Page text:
Reassessing how we “do” clinical research will make sure new drugs make it to the people who need them as soon as possible.
The Food and Drug Administration (FDA) has issued draft guidance on the use of expansion cohort trials – in which researchers assess more than one aspect of a drug during a single study using the minimum number of patients.
Speaking about the oncology-specific guidelines on the agency’s website, Dr. Richard Pazdur said: “Over the past decade, advances in the understanding of cancer biology have led to the development of targeted treatments that are more effective than the chemotherapies of the past century.”
“These therapies are demonstrating response rates large in magnitude or response durations prolonged in early trials, or both. Patient demand to enter these trials has increased, and so have calls to expedite the drug development and approval processes, all while maintaining high standards for safety and efficacy.”
Traditionally, clinical trials have been conducted in phases with one or two main objectives per study, he explained.
Phase one studies help determine safety and dosing for future trials, while phase two studies provide preliminary evidence of safety and activity in a single setting. All this takes time and money.
Trials with multiple expansion cohorts, however, can be “inherently more efficient,” which speeds up the drug development process. They allow for multiple questions to be asked in a single trial. This is made possible by designing them to be flexible enough to be amended as new objectives are identified.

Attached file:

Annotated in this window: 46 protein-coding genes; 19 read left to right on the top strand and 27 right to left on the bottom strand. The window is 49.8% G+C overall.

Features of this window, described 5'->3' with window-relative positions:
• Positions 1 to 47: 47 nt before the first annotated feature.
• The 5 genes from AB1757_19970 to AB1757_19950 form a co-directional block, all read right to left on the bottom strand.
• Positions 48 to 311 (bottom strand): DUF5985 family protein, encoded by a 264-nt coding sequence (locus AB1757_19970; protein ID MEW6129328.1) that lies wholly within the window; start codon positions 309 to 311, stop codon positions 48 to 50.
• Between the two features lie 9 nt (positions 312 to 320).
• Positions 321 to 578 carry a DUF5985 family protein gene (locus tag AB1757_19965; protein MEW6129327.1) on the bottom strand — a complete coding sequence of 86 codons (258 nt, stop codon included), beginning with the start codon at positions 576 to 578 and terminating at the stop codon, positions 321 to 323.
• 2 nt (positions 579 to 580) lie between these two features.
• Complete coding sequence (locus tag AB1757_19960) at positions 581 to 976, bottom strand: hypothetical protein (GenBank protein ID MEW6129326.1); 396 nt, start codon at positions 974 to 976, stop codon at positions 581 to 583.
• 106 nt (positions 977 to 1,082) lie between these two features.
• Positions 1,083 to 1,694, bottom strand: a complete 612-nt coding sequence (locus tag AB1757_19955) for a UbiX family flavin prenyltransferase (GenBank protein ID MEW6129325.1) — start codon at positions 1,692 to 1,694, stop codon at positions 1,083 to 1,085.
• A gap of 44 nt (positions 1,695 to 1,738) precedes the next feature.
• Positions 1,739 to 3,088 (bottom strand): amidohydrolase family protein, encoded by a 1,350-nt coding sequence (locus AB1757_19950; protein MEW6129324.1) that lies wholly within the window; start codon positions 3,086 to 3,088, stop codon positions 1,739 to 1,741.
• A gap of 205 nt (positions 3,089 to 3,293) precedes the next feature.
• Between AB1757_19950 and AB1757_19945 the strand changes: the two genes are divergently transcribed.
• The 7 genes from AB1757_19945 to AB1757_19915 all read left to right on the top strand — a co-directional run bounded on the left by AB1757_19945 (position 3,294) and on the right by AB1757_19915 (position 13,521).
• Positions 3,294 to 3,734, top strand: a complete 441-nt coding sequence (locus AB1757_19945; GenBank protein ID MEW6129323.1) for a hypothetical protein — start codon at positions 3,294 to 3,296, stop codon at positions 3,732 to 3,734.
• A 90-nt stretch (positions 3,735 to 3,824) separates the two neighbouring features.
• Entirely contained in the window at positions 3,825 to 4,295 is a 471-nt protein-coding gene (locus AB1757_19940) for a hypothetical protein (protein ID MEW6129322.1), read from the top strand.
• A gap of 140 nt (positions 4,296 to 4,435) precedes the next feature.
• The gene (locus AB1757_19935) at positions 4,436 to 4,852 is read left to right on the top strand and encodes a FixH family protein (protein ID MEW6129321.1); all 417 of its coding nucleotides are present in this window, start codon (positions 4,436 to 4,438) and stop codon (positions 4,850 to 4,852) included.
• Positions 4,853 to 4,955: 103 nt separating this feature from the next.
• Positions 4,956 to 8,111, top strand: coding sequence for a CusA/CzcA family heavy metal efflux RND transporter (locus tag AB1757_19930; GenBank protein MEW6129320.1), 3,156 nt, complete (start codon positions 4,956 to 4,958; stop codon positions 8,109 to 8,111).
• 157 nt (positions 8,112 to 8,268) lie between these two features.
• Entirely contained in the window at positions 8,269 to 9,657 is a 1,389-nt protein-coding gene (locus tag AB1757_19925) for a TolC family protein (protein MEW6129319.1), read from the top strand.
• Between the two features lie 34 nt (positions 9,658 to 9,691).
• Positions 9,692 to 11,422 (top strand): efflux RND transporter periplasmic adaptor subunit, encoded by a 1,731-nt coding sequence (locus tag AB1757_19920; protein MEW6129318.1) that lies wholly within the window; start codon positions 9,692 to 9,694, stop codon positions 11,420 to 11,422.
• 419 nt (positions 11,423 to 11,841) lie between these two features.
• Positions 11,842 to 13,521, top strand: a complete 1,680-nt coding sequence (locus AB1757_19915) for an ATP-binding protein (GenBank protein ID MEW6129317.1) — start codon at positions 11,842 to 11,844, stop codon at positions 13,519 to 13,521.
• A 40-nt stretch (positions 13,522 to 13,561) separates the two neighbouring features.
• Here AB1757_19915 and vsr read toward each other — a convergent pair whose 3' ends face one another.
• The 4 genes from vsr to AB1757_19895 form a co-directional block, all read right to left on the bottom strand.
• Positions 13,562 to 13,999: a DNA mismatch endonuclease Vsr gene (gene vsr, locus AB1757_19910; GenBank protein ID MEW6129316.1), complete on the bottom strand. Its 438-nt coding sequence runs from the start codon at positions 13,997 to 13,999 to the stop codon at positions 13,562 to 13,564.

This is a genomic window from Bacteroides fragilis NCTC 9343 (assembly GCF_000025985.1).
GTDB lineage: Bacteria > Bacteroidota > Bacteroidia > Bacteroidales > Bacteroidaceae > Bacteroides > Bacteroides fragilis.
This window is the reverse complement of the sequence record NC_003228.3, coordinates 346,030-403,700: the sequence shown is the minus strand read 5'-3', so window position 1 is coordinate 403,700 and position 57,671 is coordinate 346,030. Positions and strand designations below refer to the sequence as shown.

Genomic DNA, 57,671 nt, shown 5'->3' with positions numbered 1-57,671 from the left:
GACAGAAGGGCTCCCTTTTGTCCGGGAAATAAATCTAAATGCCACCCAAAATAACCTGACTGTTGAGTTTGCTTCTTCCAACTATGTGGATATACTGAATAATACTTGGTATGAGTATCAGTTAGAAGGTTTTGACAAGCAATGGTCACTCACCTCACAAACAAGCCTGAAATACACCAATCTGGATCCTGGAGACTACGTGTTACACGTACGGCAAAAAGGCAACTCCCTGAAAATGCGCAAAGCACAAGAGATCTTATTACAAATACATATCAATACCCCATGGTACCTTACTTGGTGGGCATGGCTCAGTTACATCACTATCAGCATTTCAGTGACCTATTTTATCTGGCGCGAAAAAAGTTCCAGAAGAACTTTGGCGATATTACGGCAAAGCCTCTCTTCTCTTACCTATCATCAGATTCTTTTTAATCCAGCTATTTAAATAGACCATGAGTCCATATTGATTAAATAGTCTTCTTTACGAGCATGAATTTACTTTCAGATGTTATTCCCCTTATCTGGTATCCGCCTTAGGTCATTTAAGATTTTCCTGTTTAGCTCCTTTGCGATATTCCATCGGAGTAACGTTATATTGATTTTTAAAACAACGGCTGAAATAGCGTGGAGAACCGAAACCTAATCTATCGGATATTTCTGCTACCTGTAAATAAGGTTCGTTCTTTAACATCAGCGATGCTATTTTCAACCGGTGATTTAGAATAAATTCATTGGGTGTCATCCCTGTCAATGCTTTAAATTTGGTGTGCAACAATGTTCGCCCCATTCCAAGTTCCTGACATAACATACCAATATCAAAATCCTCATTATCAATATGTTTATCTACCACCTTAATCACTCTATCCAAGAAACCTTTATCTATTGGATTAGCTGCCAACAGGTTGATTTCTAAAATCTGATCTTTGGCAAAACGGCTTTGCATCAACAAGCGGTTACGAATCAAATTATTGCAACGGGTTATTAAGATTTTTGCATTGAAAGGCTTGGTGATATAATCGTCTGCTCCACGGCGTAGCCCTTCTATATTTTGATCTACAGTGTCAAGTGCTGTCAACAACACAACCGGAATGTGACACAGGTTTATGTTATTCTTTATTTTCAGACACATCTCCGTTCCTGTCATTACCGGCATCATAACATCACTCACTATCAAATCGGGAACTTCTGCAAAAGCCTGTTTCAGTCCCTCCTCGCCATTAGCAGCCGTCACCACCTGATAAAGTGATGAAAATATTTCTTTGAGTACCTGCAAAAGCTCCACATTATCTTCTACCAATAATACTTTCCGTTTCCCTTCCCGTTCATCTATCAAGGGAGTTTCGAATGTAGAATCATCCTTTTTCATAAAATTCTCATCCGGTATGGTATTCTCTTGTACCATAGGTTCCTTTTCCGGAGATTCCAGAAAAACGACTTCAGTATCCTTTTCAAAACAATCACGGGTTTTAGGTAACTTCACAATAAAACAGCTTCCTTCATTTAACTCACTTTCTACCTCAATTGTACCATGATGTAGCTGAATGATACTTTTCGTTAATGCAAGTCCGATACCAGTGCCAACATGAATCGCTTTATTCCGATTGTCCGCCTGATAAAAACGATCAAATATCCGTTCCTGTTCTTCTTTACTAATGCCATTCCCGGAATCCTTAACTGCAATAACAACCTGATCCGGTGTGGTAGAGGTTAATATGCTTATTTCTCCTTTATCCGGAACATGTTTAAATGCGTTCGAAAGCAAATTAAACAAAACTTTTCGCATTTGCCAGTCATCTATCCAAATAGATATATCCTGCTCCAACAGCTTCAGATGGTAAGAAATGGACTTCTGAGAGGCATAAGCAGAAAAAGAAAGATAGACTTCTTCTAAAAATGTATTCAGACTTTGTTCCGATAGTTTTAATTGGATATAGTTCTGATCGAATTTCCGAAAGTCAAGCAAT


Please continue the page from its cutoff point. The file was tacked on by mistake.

The guidelines set out how researchers and pharmaceutical companies can conduct such trials in a cost-effective and timely fashion, while maintaining the progress that has been made to date.
In 2017, the FDA approved 16 new cancer treatments, including the first two CAR-T cell therapies, as well as 30 new indications for existing cancer drugs and biologics, said Dr. Pazdur.
The first cancer treatment that works based on a genetic feature of a tumor, rather than where in the body it originated, and the first two oncology biosimilars were also approved last year.
As a result of these and other developments, the overall cancer death rate in the United States fell by 25% between 1990 and 2014.1 And by 2024, there will be an estimated 19 million people in the country who have survived cancer.1
Dr. Pazdur said: “The principal advantage of expansion cohort trials is efficiency in drug development, with the goal of making highly effective drugs widely available to the public as quickly as possible.
“Well-designed and well-conducted clinical trials help ensure patient safety while also obtaining quality data that may support drug approval. This new draft guidance describes our proactive steps to help industry design clinical trials for today’s highly complex cancer therapies.”
To read the guidance, please click here.
Richard Pazdur (August 14, 2018). FDA Advances Efficient Approaches to Designing and Conducting Cancer Clinical Trials. [blog post]. Available from https://blogs.fda.gov/fdavoice/ (accessed November 2018).